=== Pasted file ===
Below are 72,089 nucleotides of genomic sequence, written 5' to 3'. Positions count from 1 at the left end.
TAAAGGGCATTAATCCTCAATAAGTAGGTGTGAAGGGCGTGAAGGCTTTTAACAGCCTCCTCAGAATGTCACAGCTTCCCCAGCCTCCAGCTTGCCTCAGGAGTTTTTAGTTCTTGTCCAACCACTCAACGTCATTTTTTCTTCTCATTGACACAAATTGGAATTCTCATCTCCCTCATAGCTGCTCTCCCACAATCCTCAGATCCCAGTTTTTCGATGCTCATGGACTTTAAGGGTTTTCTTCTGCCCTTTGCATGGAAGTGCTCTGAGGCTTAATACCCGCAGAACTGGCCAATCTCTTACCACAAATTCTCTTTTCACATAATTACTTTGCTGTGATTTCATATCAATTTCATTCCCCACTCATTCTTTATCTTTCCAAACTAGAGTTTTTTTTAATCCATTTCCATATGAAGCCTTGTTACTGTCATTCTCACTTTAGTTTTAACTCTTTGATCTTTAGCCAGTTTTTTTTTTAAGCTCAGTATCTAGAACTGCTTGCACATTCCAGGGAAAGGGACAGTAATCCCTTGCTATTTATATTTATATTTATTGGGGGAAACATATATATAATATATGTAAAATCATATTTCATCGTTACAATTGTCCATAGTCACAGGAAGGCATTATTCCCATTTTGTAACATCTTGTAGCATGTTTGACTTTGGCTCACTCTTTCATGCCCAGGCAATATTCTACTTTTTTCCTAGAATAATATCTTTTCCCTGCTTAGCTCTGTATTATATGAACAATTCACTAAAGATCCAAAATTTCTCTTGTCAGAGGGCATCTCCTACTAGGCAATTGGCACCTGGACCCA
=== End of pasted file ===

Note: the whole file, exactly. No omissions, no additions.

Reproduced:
Below are 72,089 nucleotides of genomic sequence, written 5' to 3'. Positions count from 1 at the left end.
TAAAGGGCATTAATCCTCAATAAGTAGGTGTGAAGGGCGTGAAGGCTTTTAACAGCCTCCTCAGAATGTCACAGCTTCCCCAGCCTCCAGCTTGCCTCAGGAGTTTTTAGTTCTTGTCCAACCACTCAACGTCATTTTTTCTTCTCATTGACACAAATTGGAATTCTCATCTCCCTCATAGCTGCTCTCCCACAATCCTCAGATCCCAGTTTTTCGATGCTCATGGACTTTAAGGGTTTTCTTCTGCCCTTTGCATGGAAGTGCTCTGAGGCTTAATACCCGCAGAACTGGCCAATCTCTTACCACAAATTCTCTTTTCACATAATTACTTTGCTGTGATTTCATATCAATTTCATTCCCCACTCATTCTTTATCTTTCCAAACTAGAGTTTTTTTTAATCCATTTCCATATGAAGCCTTGTTACTGTCATTCTCACTTTAGTTTTAACTCTTTGATCTTTAGCCAGTTTTTTTTTTAAGCTCAGTATCTAGAACTGCTTGCACATTCCAGGGAAAGGGACAGTAATCCCTTGCTATTTATATTTATATTTATTGGGGGAAACATATATATAATATATGTAAAATCATATTTCATCGTTACAATTGTCCATAGTCACAGGAAGGCATTATTCCCATTTTGTAACATCTTGTAGCATGTTTGACTTTGGCTCACTCTTTCATGCCCAGGCAATATTCTACTTTTTTCCTAGAATAATATCTTTTCCCTGCTTAGCTCTGTATTATATGAACAATTCACTAAAGATCCAAAATTTCTCTTGTCAGAGGGCATCTCCTACTAGGCAATTGGCACCTGGACCCA